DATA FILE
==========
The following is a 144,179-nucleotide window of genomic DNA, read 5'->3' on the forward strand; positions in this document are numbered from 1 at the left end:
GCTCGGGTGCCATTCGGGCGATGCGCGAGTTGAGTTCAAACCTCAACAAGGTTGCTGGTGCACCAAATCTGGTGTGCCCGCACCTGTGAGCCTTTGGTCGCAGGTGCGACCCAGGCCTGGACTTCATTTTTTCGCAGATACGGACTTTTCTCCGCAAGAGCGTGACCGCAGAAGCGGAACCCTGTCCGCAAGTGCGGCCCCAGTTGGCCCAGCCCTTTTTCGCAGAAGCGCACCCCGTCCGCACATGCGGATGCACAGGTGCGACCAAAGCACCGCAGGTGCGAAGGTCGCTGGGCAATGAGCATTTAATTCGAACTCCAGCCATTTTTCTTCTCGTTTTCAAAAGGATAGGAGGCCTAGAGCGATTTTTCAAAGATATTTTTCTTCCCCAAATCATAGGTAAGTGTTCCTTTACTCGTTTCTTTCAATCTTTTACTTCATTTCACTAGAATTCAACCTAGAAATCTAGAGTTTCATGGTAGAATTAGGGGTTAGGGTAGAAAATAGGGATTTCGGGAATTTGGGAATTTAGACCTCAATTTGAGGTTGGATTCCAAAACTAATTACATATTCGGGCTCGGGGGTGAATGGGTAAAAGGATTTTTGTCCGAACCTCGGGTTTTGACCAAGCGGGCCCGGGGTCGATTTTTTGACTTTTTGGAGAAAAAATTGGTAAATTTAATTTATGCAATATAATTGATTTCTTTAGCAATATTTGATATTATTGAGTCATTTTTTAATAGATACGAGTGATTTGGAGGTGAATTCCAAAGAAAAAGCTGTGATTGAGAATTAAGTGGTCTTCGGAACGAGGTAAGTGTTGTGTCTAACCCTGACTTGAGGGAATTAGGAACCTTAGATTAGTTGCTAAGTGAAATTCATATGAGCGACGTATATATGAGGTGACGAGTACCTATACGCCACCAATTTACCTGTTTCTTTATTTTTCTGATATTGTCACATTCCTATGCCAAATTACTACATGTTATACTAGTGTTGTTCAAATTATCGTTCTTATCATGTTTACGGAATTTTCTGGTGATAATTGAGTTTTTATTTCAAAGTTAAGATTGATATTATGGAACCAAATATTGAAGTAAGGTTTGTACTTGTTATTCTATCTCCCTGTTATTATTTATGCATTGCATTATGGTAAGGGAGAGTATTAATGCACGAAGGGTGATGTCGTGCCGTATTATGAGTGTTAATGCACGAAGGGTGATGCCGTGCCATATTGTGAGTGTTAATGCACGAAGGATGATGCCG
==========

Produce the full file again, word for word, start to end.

The following is a 144,179-nucleotide window of genomic DNA, read 5'->3' on the forward strand; positions in this document are numbered from 1 at the left end:
GCTCGGGTGCCATTCGGGCGATGCGCGAGTTGAGTTCAAACCTCAACAAGGTTGCTGGTGCACCAAATCTGGTGTGCCCGCACCTGTGAGCCTTTGGTCGCAGGTGCGACCCAGGCCTGGACTTCATTTTTTCGCAGATACGGACTTTTCTCCGCAAGAGCGTGACCGCAGAAGCGGAACCCTGTCCGCAAGTGCGGCCCCAGTTGGCCCAGCCCTTTTTCGCAGAAGCGCACCCCGTCCGCACATGCGGATGCACAGGTGCGACCAAAGCACCGCAGGTGCGAAGGTCGCTGGGCAATGAGCATTTAATTCGAACTCCAGCCATTTTTCTTCTCGTTTTCAAAAGGATAGGAGGCCTAGAGCGATTTTTCAAAGATATTTTTCTTCCCCAAATCATAGGTAAGTGTTCCTTTACTCGTTTCTTTCAATCTTTTACTTCATTTCACTAGAATTCAACCTAGAAATCTAGAGTTTCATGGTAGAATTAGGGGTTAGGGTAGAAAATAGGGATTTCGGGAATTTGGGAATTTAGACCTCAATTTGAGGTTGGATTCCAAAACTAATTACATATTCGGGCTCGGGGGTGAATGGGTAAAAGGATTTTTGTCCGAACCTCGGGTTTTGACCAAGCGGGCCCGGGGTCGATTTTTTGACTTTTTGGAGAAAAAATTGGTAAATTTAATTTATGCAATATAATTGATTTCTTTAGCAATATTTGATATTATTGAGTCATTTTTTAATAGATACGAGTGATTTGGAGGTGAATTCCAAAGAAAAAGCTGTGATTGAGAATTAAGTGGTCTTCGGAACGAGGTAAGTGTTGTGTCTAACCCTGACTTGAGGGAATTAGGAACCTTAGATTAGTTGCTAAGTGAAATTCATATGAGCGACGTATATATGAGGTGACGAGTACCTATACGCCACCAATTTACCTGTTTCTTTATTTTTCTGATATTGTCACATTCCTATGCCAAATTACTACATGTTATACTAGTGTTGTTCAAATTATCGTTCTTATCATGTTTACGGAATTTTCTGGTGATAATTGAGTTTTTATTTCAAAGTTAAGATTGATATTATGGAACCAAATATTGAAGTAAGGTTTGTACTTGTTATTCTATCTCCCTGTTATTATTTATGCATTGCATTATGGTAAGGGAGAGTATTAATGCACGAAGGGTGATGTCGTGCCGTATTATGAGTGTTAATGCACGAAGGGTGATGCCGTGCCATATTGTGAGTGTTAATGCACGAAGGATGATGCCG